Hands-On: Nokia N8
Nokia recently let Phone Scoop spend a few moments playing with the N8, the company's first Symbian^3 device. The N8 claims to be a multimedia master. Does it deserve the pedestal Nokia is preparing for it?
Nokia was kind enough to brief Phone Scoop on its upcoming N8 device. The N8 will be the first Symbian^3 device, which is the latest version of the Symbian platform to reach the market. Nokia is pitching the N8 as a multimedia monster, and indeed, spent 50% of the briefing showing off the HD movie and 5.1 Dolby Digital surround sound capabilities of the N8. Impressive? Possibly.
The N8 is a non-distinct bar-style touch phone. It is about the length and width of an iPhone or Motorola Droid, but is a lot thicker from front to back. This is due mostly to the 12 megapixel camera module with flash that protrudes from the back of the phone.
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Nokia was sure to tell us over and over that both the hardware and software are in the prototype stage, and asked that we forgive any quality issues. The N8 feels a little bit plastic-y and cheap in the hand. It is light weight, and should fit into a pocket with no problem, but I am worried about build quality. The N8 is going to be first Symbian^3 handset to market, and will instantly become Nokia's flagship media device. Given Nokia's market position the last few quarters, it can't mess this one up. The seams were loose and creaky, and it just didin't feel "tight." Perhaps these prototype units have been around the block a few times.
The screen looks good. It measures 640 x 360 pixels, and is sharp and bright. It easily outstrips the display on the N97/N97 Mini and N900, but doesn't quite match what some HTC and Samsung handsets are offering. Still, it's one of the best displays I've seen on a Nokia device.
There is but one physical control button on the front of the device, and it takes you to the home screen. It was responsive and easy enough to find. The rest of the controls are all found along the sides. The left houses the microSD and charge ports. The right has the dedicated camera key, sliding lock switch and volume toggle. All of these controls worked well, and had good travel and feedback.
The camera module really is obnoxious. I can't give you measurements, but it sticks out a lot from the back surface of the phone. And the seams aren't smooth at all. In fact, they are a little bit on the sharp side. I can see the module catching on clothing and tugging at fabric. There is no lens cover.
Interestingly, the N8 has penta-band 3G radios. It supports 850/900/1700/1900/2100 WCDMA. Nokia assured us that the N8 will be compatible with both T-Mobile and AT&T's 3G networks, in addition to the 3G networks in Japan and Europe.
In all, the hardware isn't bad, but in its current state, its something I'd expect from Kyocera (no offense, Kyo!). It's not up to the usual Nokia snuff. Let's hope the final product puts my fears to rest.
The N8 will be the first Symbian^3 handset to reach the market. Just what the heck is Symbian^3? It is the natural evolution of S60 5th Edition (which is now referred to as Symbian^2). In other words, it is S60 optimized for touch devices.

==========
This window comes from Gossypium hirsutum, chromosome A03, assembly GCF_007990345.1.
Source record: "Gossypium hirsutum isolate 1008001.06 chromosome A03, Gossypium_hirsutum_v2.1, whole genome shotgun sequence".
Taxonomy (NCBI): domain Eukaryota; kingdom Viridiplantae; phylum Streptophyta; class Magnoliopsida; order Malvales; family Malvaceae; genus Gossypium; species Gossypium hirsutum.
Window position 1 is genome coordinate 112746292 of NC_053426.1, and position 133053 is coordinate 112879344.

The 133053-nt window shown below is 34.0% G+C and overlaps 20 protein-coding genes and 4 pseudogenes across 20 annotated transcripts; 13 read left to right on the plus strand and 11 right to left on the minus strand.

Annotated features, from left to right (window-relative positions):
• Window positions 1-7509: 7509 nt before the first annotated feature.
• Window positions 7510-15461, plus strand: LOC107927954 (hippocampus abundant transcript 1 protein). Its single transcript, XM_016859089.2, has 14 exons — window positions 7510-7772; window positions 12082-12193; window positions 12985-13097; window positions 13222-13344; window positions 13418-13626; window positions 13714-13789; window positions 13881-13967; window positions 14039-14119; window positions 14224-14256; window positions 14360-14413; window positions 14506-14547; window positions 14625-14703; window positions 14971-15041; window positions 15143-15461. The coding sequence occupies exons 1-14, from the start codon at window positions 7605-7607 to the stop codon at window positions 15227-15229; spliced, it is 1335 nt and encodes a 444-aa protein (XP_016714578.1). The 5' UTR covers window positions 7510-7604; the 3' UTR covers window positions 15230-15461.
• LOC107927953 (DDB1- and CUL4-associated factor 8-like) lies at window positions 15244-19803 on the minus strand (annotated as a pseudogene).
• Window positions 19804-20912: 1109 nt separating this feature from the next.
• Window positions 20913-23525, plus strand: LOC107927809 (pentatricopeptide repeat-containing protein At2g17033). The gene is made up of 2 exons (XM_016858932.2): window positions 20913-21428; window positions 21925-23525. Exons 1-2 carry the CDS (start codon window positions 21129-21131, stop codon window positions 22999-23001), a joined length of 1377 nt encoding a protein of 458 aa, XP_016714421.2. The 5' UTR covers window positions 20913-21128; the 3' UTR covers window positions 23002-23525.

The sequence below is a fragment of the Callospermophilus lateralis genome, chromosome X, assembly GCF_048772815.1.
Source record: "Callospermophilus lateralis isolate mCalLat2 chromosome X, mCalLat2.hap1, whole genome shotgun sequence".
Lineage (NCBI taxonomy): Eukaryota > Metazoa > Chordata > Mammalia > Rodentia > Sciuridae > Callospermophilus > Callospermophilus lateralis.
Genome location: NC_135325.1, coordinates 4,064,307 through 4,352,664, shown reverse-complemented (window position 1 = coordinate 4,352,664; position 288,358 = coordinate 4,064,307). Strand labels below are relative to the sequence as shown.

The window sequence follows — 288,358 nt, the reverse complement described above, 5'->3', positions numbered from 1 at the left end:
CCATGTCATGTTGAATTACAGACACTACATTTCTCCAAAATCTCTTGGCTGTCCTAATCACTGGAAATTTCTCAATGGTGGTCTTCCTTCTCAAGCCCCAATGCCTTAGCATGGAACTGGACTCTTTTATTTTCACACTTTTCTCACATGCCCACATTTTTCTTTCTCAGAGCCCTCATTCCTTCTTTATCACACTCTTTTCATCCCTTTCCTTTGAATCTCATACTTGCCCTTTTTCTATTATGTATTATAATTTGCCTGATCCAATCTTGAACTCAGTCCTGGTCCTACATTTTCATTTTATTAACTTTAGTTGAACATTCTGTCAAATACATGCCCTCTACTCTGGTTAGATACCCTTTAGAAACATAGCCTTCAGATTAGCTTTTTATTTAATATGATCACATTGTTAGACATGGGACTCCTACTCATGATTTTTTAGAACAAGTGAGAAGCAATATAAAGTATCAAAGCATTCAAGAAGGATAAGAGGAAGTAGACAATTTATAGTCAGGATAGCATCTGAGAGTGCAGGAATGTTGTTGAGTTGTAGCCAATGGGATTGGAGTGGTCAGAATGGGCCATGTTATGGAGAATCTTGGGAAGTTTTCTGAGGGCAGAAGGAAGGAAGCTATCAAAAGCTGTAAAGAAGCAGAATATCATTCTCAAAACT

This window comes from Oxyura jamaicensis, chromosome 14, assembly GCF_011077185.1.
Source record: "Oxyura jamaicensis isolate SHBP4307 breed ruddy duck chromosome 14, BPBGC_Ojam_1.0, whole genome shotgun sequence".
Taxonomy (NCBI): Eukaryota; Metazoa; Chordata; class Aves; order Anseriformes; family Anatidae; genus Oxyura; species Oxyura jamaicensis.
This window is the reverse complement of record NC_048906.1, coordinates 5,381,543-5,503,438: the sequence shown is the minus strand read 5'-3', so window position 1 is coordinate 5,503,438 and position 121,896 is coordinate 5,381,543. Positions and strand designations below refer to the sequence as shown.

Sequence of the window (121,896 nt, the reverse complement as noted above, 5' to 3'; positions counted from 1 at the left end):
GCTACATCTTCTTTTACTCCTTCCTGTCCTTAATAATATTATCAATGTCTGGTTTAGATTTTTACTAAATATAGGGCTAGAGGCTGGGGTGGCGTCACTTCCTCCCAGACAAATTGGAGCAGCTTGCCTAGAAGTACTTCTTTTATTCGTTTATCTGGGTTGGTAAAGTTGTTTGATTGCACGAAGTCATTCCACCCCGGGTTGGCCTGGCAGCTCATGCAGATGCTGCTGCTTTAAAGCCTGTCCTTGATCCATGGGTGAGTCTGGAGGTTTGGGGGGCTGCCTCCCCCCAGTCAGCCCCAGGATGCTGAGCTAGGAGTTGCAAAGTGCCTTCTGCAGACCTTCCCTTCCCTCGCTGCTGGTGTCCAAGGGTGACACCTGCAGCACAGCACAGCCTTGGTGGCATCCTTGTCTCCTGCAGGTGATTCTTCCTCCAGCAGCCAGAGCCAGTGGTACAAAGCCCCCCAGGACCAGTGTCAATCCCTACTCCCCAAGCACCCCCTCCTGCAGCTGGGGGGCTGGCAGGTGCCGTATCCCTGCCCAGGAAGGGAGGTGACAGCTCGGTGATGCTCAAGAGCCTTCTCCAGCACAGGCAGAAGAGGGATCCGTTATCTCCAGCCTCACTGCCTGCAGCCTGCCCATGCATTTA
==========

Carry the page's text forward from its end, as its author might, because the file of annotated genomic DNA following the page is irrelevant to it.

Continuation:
More so than the hardware, Symbian^3 is what worries me most. The user interface did appear to perform well, and I didn't see any lags, hiccups or crashes (which were all too common on the N97).
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From an appearance perspective, Symbian^3 looks no different from what users have seen on the N97, N97 Mini, Nuron or XpressMusic touch handsets. Fonts, icons, graphics, and the general menu and layout look identical. The underlying code has been optimized, but that's not apparent to the end user at all.
There are three home screens that can all be customized with applications and widgets. The widgets are fairly robust, and worked smoothly. The contacts application has been updated a little bit, and it is easier to see what contacts are doing on Facebook and Twitter, but the messaging software and email software looks identical to the current versions of S60. These are pieces of software that desperately need to be overhauled, if not completely scrapped.
Nokia pointed out that it has adopted (stolen?) Apple's "CoverFlow" concept for sorting through the media library. Nokia even referred to it as CoverFlow. I have to wonder if Apple's legal department knows about this. It worked fast, and the library flowed through album covers swiftly and smoothly.
Nokia also showed us the improved media applications, photo gallery, video recording/editing, and the camera. The applications feel and behave like S60 apps, though offer richer experiences. Swiping through photos is more fluid, the editing tools are richer, and the slide show software is impressive. The HDMI-out feature is definitely neat, and Nokia is going to package the N8 with an HDMI adapter. It will be up to users, however, to find and load HD content worth streaming through the HDMI cable to an HDTV.
Nokia was not able to show us a working version of the browser, so we can't comment on that. The Facebook widget looked the same as the one that's on the N97.
Obviously, given the prototype nature of the handsets we saw today, we can't make any final judgments or offer any final opinions. This was a first look. Nokia said we'll be able to provide an full review when the devices become available later this year. Hopefully Nokia will tighten things up between now and then.
Nokia said that the N8 will be available to U.S. buyers "through the normal sales channels that they are used to for Nseries devices." That means you're going to have to order it from the web.
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